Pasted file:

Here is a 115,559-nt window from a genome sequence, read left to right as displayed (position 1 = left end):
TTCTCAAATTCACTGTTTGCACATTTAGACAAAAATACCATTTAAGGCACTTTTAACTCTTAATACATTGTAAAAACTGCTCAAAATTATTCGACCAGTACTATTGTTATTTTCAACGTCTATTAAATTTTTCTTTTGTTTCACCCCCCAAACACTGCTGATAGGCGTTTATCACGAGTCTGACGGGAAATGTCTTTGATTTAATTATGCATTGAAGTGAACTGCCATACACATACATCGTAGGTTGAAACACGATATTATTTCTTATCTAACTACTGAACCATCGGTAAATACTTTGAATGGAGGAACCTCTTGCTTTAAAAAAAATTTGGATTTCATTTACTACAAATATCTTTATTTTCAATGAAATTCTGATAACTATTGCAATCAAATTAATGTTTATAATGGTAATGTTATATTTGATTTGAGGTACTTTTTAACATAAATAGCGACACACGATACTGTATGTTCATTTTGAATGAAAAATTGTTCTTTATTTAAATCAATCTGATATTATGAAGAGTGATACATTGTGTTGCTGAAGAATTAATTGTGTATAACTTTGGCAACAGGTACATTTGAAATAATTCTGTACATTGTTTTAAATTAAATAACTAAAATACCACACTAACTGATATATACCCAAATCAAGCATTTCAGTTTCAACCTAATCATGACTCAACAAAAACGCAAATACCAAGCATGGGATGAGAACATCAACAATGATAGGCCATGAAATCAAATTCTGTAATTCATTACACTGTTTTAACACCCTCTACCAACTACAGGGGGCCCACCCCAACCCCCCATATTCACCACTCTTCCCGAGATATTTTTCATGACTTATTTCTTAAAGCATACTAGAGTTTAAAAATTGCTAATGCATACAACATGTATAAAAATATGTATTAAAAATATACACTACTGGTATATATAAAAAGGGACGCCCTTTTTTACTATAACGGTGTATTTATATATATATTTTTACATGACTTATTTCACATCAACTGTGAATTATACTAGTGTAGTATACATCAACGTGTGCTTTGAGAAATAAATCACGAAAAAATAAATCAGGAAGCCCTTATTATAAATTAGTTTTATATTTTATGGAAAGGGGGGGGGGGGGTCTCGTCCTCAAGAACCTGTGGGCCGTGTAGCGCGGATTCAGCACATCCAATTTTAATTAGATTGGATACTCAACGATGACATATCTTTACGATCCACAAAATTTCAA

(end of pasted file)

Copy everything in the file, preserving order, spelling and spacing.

Here is a 115,559-nt window from a genome sequence, read left to right as displayed (position 1 = left end):
TTCTCAAATTCACTGTTTGCACATTTAGACAAAAATACCATTTAAGGCACTTTTAACTCTTAATACATTGTAAAAACTGCTCAAAATTATTCGACCAGTACTATTGTTATTTTCAACGTCTATTAAATTTTTCTTTTGTTTCACCCCCCAAACACTGCTGATAGGCGTTTATCACGAGTCTGACGGGAAATGTCTTTGATTTAATTATGCATTGAAGTGAACTGCCATACACATACATCGTAGGTTGAAACACGATATTATTTCTTATCTAACTACTGAACCATCGGTAAATACTTTGAATGGAGGAACCTCTTGCTTTAAAAAAAATTTGGATTTCATTTACTACAAATATCTTTATTTTCAATGAAATTCTGATAACTATTGCAATCAAATTAATGTTTATAATGGTAATGTTATATTTGATTTGAGGTACTTTTTAACATAAATAGCGACACACGATACTGTATGTTCATTTTGAATGAAAAATTGTTCTTTATTTAAATCAATCTGATATTATGAAGAGTGATACATTGTGTTGCTGAAGAATTAATTGTGTATAACTTTGGCAACAGGTACATTTGAAATAATTCTGTACATTGTTTTAAATTAAATAACTAAAATACCACACTAACTGATATATACCCAAATCAAGCATTTCAGTTTCAACCTAATCATGACTCAACAAAAACGCAAATACCAAGCATGGGATGAGAACATCAACAATGATAGGCCATGAAATCAAATTCTGTAATTCATTACACTGTTTTAACACCCTCTACCAACTACAGGGGGCCCACCCCAACCCCCCATATTCACCACTCTTCCCGAGATATTTTTCATGACTTATTTCTTAAAGCATACTAGAGTTTAAAAATTGCTAATGCATACAACATGTATAAAAATATGTATTAAAAATATACACTACTGGTATATATAAAAAGGGACGCCCTTTTTTACTATAACGGTGTATTTATATATATATTTTTACATGACTTATTTCACATCAACTGTGAATTATACTAGTGTAGTATACATCAACGTGTGCTTTGAGAAATAAATCACGAAAAAATAAATCAGGAAGCCCTTATTATAAATTAGTTTTATATTTTATGGAAAGGGGGGGGGGGGGTCTCGTCCTCAAGAACCTGTGGGCCGTGTAGCGCGGATTCAGCACATCCAATTTTAATTAGATTGGATACTCAACGATGACATATCTTTACGATCCACAAAATTTCAA